Speaker-elect Paul Ryan emerged from a House Republican caucus meeting on Wednesday and had some cutting words for his predecessor.
“We are not going to have a house that looked like it looks the last few years. We are going to move forward,” Ryan said. “Our party has lost its vision and we are going to replace it with a vision. We believe that the country’s on the wrong track.”
The remarks clearly attempted to placate members of the House Freedom Caucus, an ultra-conservative group of congressmen who sought Speaker John Boehner’s job for not pushing the caucus far enough by refusing to raise the debt ceiling or shut down the government over funding for Planned Parenthood.
But Ryan, much as he might pretend he presents a new vision for the party, was intricately linked to the old regime. He might like to forget some of his track record.
1. Ryan has been intimately involved in previous budget negotiations.
He has both taken credit for the widely hated “sequester” cuts — across the board spending cuts included in the major budget compromise in 2013 — and crafted a budget with Sen. Patty Murray (D-WA) that partially ditched them. The latter move caused Sen. Rand Paul (R-KY) to blast Ryan’s role in getting rid of the cuts on Glenn Beck’s radio program: “At the time, I didn’t think it was even enough, but do you know who abandoned it? Paul Ryan.”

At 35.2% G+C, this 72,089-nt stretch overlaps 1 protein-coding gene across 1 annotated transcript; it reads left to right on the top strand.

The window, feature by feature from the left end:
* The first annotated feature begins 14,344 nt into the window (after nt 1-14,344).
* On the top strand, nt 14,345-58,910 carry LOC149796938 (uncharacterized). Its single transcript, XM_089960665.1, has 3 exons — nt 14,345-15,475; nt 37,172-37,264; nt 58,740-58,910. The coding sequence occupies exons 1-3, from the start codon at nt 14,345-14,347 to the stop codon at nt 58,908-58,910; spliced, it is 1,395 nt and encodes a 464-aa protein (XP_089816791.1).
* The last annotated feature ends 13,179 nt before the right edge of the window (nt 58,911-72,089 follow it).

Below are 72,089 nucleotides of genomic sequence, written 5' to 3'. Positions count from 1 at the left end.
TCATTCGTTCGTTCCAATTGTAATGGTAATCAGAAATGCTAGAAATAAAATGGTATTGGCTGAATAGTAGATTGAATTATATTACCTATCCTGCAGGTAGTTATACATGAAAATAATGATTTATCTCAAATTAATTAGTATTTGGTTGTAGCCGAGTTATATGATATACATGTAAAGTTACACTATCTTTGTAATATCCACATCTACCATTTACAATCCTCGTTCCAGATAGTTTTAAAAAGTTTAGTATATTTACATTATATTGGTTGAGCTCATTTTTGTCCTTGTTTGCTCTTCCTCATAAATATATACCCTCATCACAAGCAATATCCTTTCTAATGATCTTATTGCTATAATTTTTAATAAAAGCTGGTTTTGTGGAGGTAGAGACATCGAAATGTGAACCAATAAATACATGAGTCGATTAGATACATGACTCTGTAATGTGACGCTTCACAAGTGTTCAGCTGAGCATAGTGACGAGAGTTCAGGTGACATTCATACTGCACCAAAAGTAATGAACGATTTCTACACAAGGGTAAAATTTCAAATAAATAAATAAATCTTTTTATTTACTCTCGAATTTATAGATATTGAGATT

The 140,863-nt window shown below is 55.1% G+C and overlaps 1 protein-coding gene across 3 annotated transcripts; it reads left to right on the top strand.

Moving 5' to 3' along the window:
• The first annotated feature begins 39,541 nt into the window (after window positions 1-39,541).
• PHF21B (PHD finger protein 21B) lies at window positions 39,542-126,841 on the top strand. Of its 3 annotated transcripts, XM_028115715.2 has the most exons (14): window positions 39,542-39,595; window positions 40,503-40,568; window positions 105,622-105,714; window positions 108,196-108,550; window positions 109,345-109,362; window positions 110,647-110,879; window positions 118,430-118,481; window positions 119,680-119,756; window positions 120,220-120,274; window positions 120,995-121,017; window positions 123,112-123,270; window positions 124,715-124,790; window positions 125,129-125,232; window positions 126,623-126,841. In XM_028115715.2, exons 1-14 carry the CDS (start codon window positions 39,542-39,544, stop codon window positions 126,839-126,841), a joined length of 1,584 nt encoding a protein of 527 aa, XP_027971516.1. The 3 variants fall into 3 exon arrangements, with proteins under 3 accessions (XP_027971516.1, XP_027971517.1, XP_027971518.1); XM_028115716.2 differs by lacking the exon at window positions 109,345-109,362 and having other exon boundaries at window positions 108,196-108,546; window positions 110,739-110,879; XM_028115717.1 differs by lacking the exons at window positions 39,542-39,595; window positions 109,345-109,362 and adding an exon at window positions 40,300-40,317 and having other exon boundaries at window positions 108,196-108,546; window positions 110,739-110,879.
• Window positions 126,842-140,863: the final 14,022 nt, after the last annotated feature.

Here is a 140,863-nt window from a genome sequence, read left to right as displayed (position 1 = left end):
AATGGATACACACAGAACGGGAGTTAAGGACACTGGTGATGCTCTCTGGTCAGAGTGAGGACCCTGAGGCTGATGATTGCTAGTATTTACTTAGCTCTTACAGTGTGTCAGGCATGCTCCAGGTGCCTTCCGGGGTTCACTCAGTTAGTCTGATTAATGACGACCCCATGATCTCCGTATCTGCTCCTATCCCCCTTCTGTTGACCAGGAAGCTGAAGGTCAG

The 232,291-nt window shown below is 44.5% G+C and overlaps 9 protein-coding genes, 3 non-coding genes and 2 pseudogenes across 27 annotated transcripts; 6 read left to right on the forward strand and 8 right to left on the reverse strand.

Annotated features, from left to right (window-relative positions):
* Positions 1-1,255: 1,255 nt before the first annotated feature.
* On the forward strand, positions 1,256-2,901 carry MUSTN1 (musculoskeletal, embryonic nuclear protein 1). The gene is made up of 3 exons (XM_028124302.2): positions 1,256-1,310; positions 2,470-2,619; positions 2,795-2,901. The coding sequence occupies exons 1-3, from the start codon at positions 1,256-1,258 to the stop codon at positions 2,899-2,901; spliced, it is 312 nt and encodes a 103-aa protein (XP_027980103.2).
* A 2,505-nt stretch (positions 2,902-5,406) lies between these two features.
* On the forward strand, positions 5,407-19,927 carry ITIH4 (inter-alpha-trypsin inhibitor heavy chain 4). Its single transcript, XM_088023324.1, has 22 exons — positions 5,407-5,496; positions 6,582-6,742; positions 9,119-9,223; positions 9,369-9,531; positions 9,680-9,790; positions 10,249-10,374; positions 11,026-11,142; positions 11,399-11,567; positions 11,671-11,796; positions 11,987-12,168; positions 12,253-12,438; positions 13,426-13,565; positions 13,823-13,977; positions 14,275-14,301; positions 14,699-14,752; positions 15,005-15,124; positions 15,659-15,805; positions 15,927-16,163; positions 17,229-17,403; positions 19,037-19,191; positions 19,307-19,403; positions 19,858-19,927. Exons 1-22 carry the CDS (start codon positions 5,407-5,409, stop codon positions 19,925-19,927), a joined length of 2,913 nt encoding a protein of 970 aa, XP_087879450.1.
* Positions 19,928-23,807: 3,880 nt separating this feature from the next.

2. The budget deal Ryan is now decrying is based on the one he helped craft.
The two-year budget deal, backed by the White House and now expected to pass in the coming days, attracted some criticism from Ryan. “I think the process stinks,” Ryan said this week. But the deal’s details are largely based on the agreement Ryan crafted with Murray last year. Some reports even indicate he has been working behind the scenes to craft the deal. Perhaps sensing which way the wind was blowing, Ryan sided with the Heritage Action and the Club For Growth in opposing it.
3. He distances himself from Boehner when he was actually a key ally
Despite Ryan’s newfound opposition to Boehner, he has long been a key ally of the Ohio Republican. Ryan helped craft major legislation in the House for Boehner, on everything from budgets to trade deals. He’s earned praise from one of Bohener’s key allies, Rep. Tom Cole (R-OK). “[H]e’s frankly been probably the intellectual leader of the Republican Party for close to a decade, and he’s really changed the way we think about and approach fiscal issues,” Cole told NPR.